The YODA Project evolved as a collaborative endeavor guided by aspirations to promote open science, ensure good stewardship of clinical trial data, serve society and patients, and respect industry concerns. The YODA team approached Medtronic with a proposal to provide us with all of its relevant and de-identified rhBMP-2 patient-level clinical trial data. The agreement included 2 parts. First, the YODA team would contract with 2 independent research groups, selected through a competitive and open process, to perform comprehensive analyses of the data to evaluate the quality of the studies and synthesize evidence about the effectiveness and safety of rhBMP-2. The reviews in this issue are the result of those efforts. Second, after these reviews, the YODA team would make the data available to others to address additional potential scientific questions.
Cooperation was the key to addressing the challenges of data sharing. We engaged a steering committee that included representation from academia, government, and industry. We convened an additional group of experts for a consensus meeting to develop appropriate methods and best practices. We also held a public comment period on our proposed approach. Although our contract with Medtronic gave us jurisdiction over the data, we sought a path that would navigate Medtronic's concerns about data misuse, false-positive inferences from data mining, legal ramifications, privacy issues, and commercial advantage for competitors. Among the results of these efforts was the development of a data release policy, available at http://medicine.yale.edu/core/projects/yodap/index.aspx.
To be worthy of replication, the YODA Project needs to serve society and patients but should also produce benefits for the companies that fund the vast majority of research on medical products. One premise of the project is that companies can address their declining public perception by committing to data transparency and benefit from a culture of open science. Moreover, the open sharing of these data will ensure that conclusions drawn by any group can be checked by other individuals, mitigating concerns that competitors will seek to misuse the data.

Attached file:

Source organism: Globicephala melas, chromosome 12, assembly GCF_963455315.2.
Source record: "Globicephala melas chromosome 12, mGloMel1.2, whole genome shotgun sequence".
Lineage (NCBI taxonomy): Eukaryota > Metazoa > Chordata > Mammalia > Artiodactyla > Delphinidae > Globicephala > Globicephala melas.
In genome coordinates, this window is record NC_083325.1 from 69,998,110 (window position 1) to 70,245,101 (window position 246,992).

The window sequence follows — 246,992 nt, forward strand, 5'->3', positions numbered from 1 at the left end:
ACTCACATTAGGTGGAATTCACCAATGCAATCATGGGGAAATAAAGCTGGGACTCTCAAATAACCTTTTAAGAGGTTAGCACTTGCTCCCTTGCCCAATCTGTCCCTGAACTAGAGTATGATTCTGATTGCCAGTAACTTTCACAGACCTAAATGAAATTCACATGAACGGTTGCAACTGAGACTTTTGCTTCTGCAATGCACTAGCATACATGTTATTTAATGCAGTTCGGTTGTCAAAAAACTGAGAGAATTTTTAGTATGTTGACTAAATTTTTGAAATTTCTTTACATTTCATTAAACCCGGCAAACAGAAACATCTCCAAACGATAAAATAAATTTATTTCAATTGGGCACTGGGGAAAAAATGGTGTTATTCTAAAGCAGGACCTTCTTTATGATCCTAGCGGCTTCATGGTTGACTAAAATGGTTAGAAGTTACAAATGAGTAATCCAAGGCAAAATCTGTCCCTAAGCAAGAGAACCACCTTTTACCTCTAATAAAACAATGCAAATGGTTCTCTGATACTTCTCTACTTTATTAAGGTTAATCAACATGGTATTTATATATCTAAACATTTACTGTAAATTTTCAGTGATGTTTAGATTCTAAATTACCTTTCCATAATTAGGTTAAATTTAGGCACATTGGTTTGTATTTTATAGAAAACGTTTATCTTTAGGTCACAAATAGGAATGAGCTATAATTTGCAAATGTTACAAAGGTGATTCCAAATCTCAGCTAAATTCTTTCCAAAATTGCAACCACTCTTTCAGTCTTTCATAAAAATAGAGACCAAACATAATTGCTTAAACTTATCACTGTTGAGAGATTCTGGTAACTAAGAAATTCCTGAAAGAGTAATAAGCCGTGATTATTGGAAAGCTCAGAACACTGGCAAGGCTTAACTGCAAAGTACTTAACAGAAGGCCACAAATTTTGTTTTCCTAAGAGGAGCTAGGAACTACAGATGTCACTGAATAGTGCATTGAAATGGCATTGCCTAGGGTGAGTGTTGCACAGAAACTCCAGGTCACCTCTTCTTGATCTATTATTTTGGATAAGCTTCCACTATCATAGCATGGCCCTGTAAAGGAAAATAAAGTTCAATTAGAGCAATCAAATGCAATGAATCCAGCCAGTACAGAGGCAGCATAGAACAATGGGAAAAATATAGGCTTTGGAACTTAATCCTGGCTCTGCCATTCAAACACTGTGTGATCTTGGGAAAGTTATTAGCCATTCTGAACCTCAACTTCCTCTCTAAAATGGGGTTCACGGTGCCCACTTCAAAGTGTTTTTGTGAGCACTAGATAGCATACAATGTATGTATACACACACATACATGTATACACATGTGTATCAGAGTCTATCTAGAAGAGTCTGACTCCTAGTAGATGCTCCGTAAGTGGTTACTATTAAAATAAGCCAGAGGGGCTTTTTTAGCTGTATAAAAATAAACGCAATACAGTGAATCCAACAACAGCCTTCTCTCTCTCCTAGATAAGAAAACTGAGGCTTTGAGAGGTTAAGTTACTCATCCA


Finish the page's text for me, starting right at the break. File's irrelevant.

Will other companies follow suit? It is too early to say, but a recent announcement from GlaxoSmithKline (London, United Kingdom) about plans to share detailed clinical trial data is promising (8). Will clinicians be willing to show a preference for products from companies that share data? Will patients clamor for companies to be forthcoming with data? Will society reject claims that data are proprietary when they relate directly to decisions that people are making about products that are on the market?
Our aspiration is for the YODA Project to provide a framework for the release of patient-level data and for the Medtronic release of data not to be an anomaly but a critical step forward in the rapidly changing culture of science. Ultimately, those of us who practice evidence-based medicine or conduct clinical research are the beneficiaries of the generosity of research participants. Participants expect that we will learn from their contributions and use the knowledge to help others. To do so requires that the data and findings from the research be widely and fully disseminated.
The concerns about data sharing are relevant to the entire clinical research enterprise, far beyond industry (9, 10). Academia needs to reflect on and change its own culture, which is similarly reluctant to share data. We need to ensure that the current regulatory environment facilitates sharing of de-identified data while developing the technical solutions and the will to promote open science. We also need to find ways to reward those who share data, providing them a piece of the academic credit from the dividends of their work. Here we have a case in which the actions of industry should inspire academia to follow.
The process that produced the reviews in this issue ensured that they were based on the totality of the evidence. That we have established a new standard should be a headline. Let us resolve to have this effort be the first step in the next era of cooperation among industry, academia, clinicians, and the public—one that rewards data sharing, promotes open science, and ultimately makes it untenable to obscure data relevant to the risks and benefits of approved medical products.